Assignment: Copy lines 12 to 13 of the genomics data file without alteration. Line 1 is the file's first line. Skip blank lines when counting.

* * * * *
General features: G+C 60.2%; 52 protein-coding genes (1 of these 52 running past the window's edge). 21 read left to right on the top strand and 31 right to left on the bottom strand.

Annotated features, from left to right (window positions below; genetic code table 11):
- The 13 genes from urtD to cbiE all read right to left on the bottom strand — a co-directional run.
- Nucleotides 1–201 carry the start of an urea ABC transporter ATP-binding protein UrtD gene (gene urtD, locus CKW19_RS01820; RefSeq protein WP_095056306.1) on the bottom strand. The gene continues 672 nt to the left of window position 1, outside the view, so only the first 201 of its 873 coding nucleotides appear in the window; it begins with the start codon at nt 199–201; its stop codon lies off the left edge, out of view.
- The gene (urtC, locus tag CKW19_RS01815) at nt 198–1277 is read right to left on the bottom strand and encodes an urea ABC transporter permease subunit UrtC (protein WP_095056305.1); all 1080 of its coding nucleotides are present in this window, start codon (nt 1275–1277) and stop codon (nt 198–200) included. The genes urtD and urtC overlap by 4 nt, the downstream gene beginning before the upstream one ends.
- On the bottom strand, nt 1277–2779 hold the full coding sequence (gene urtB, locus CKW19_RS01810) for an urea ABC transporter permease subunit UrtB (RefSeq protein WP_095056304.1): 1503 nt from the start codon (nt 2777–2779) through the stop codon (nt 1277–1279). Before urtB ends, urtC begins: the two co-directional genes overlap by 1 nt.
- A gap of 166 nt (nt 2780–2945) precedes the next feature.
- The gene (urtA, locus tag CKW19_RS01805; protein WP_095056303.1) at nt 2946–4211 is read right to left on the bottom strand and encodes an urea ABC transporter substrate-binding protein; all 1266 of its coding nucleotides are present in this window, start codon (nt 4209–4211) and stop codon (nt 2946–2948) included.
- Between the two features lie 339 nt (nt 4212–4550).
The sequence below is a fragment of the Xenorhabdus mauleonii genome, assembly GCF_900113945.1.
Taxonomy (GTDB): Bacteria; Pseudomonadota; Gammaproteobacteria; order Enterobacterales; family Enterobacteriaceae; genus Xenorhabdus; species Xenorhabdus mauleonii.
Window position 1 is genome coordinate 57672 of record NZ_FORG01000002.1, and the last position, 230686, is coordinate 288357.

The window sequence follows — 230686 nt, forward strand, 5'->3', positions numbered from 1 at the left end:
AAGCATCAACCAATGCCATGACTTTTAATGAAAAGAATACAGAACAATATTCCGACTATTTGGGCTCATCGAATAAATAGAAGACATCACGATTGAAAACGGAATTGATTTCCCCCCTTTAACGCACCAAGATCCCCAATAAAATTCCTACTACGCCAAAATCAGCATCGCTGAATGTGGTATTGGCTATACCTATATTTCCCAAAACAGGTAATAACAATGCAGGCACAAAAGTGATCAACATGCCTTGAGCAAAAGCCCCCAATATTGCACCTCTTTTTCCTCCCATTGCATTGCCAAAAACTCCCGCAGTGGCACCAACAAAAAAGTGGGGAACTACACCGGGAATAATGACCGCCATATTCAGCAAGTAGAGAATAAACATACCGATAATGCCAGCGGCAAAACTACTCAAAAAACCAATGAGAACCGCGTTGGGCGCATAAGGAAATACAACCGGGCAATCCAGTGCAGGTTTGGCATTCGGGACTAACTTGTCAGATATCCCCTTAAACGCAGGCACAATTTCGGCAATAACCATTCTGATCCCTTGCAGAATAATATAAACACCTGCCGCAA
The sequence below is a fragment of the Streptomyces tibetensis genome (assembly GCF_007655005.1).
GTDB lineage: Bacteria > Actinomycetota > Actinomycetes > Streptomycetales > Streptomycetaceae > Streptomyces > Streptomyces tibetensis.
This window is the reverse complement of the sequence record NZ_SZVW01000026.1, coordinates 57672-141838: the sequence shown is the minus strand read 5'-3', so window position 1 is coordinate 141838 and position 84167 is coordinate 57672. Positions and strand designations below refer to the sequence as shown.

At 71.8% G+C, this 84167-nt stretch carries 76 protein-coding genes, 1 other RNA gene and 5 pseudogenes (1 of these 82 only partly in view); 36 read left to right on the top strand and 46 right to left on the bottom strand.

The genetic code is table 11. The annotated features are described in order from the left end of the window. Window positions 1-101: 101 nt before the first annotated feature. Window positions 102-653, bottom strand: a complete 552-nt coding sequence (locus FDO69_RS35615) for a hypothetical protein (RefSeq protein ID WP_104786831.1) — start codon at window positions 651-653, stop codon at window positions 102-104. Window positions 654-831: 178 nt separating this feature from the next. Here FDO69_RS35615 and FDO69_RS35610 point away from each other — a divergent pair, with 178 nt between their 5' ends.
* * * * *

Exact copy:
Window position 1 is genome coordinate 57672 of record NZ_FORG01000002.1, and the last position, 230686, is coordinate 288357.

The window sequence follows — 230686 nt, forward strand, 5'->3', positions numbered from 1 at the left end: